Wanderlust of the wet variety.
Sitting in Los Angeles, I should consider myself lucky that I am not plagued by the cold like the rest of America, but it still isn’t warm enough to hit the beach. The big bad world boasts a ton of different water-related beauties. Here are my top 15 water wonders!
1. Durdle Door:
I am not going to lie, I don’t really like the beach, but this is an exception. In Dorset, England the Welds Family so graciously opened their Luluworth Estate to the public. This is the nicest thing ever because if this was my private beach the public could suck it. The natural limestone arch sits along the Jurassic Coast and looks pretty darn beautiful. Plus its name rhymes with “turtle.”
This bad boy separates Zambia and Zimbabwe and was named after Queen Victoria, but the indigenous name, Mosi-oa-Tunya, is way more badass. Meaning “The Smoke that Thunders,” this giant waterfall creates chronic rainbows. Rave Waterfall!
This atmosphere isn’t exactly habitable, unless you’re a penguin, because eight different species are chillin’ (pun intended) there. It is the coldest, windiest, and driest place continent and the sea supports all of the wildlife. You couldn’t pay me to be one of those people on the Discovery Channel that goes down there to take pictures like these, but bless them for doing so so that I don’t have to.
4. Fairy Pools:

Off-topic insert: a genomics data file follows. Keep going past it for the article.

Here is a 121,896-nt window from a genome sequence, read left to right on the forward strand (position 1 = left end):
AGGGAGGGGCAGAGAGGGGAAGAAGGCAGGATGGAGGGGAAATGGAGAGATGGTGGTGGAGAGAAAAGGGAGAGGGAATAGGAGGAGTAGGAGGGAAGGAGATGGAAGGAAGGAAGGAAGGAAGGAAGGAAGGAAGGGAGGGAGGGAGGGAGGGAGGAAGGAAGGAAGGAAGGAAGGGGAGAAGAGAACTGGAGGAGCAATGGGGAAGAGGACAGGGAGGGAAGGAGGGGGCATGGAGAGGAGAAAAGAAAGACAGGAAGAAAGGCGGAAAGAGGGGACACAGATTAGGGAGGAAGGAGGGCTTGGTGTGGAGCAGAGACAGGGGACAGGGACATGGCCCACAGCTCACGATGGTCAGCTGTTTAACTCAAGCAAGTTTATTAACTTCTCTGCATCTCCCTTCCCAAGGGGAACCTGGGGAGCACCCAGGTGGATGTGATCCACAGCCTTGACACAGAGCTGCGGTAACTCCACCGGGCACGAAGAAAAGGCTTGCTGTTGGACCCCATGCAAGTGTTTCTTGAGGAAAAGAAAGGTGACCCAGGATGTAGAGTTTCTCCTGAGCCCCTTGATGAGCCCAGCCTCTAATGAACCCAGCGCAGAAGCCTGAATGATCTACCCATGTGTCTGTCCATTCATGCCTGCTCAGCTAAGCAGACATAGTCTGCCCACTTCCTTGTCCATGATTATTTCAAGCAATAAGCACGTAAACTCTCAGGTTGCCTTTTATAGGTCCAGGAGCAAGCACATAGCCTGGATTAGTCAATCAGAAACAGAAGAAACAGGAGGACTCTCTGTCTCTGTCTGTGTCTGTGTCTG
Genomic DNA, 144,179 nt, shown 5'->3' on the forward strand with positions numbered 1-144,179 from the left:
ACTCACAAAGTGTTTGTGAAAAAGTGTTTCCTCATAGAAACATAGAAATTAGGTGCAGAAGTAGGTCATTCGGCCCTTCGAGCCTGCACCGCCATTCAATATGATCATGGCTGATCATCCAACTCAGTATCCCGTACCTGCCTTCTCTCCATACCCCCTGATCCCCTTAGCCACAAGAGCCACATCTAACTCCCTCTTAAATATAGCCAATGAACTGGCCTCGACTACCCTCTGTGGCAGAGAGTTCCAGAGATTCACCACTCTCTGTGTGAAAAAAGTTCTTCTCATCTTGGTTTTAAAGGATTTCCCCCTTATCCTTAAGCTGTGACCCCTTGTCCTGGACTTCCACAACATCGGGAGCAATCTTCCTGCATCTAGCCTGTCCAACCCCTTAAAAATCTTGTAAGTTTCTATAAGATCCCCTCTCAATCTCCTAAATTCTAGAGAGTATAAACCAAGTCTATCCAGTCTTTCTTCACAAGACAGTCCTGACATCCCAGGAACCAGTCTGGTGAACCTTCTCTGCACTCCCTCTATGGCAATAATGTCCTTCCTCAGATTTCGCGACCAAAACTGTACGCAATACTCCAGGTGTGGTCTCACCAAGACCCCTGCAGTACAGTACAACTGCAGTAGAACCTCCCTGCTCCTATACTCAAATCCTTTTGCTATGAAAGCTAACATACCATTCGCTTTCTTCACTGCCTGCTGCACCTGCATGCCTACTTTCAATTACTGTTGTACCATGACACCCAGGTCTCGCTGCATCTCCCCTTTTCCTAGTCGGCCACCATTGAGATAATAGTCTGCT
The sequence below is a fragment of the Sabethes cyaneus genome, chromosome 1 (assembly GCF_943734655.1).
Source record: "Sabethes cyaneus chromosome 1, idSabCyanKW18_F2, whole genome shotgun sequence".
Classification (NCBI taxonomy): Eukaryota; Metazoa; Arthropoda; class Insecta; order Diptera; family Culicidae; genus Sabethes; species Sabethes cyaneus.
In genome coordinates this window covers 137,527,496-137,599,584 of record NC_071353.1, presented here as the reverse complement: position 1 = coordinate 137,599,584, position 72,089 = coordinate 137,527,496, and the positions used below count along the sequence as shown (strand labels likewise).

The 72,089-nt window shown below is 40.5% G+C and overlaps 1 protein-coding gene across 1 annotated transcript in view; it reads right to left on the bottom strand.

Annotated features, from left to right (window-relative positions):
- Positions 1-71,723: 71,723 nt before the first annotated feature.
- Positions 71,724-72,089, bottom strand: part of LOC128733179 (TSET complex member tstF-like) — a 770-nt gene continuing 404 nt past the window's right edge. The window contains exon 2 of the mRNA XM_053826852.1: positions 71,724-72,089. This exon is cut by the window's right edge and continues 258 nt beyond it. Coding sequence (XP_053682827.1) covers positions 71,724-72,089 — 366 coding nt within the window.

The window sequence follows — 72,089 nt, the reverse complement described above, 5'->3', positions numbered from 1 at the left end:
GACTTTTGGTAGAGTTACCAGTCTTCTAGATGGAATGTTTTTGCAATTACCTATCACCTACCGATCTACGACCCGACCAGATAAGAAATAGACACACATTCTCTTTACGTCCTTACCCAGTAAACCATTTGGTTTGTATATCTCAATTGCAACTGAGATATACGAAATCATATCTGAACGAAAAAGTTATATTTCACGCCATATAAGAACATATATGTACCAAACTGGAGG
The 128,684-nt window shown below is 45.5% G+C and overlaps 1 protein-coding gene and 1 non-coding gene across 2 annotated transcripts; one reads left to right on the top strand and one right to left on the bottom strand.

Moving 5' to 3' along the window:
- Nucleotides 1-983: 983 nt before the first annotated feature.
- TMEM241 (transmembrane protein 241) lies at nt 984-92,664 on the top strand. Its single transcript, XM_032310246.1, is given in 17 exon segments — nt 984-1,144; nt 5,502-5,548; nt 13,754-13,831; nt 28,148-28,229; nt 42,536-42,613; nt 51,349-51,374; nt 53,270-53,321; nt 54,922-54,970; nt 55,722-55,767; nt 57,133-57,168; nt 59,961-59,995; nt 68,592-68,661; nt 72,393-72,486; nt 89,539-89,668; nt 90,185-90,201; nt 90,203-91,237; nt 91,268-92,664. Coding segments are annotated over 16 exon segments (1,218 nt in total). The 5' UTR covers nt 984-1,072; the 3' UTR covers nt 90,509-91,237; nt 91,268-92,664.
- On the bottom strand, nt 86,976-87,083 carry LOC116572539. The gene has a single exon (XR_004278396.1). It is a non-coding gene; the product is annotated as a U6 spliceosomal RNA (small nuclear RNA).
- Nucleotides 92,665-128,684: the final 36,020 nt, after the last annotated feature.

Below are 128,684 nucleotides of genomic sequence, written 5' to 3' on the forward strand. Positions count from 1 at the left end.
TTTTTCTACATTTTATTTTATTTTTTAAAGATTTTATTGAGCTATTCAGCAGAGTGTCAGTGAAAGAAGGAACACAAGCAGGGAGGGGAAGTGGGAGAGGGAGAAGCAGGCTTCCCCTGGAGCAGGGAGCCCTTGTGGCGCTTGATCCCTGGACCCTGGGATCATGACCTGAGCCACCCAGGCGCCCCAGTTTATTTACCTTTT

On the west coast of Scotland, on the Isle of Skye, you’ll find the dark and jagged Cullins mountain range. At the foot of the mountains, right between the forest and the beach, are these merry, magical fairy pools. The beautiful clear pools make for great swimming for those brave enough to battle the freezing waters, but they otherwise make for great photos and, possibly, magic wishes!
5. Blue Lagoon:
The Blue Lagoon is a geothermal spa that is one of the most visited attractions in Iceland. The spa is located in a lava field in Grindavík on the Reykjanes Peninsula in southwestern Iceland. The Blue Lagoon is actually unnatural, but it’s so pretty that it deserved a spot anyhow. The warm waters are chock full of minerals like silica and sulfur, and are reputed to have natural healing powers for skin issues like psoriasis. The lagoon is fed by a water output by a nearby geothermal power plant, Svartsengi, which uses fresh water and uses the natural heat of the lava to pump boiling water into peoples’ hot water taps. Back to the lagoon. It also generates electricity by having the water that’s being pumped from Svartsengi go through turbines. To make sure that gross people don’t ruin everyone’s good time, you have to shower before and after you get in and the water is changed every 48 hours. It’s also spectacularly beautiful because the hot water meets with the cold air; a steamy, romantic, blue lagoon.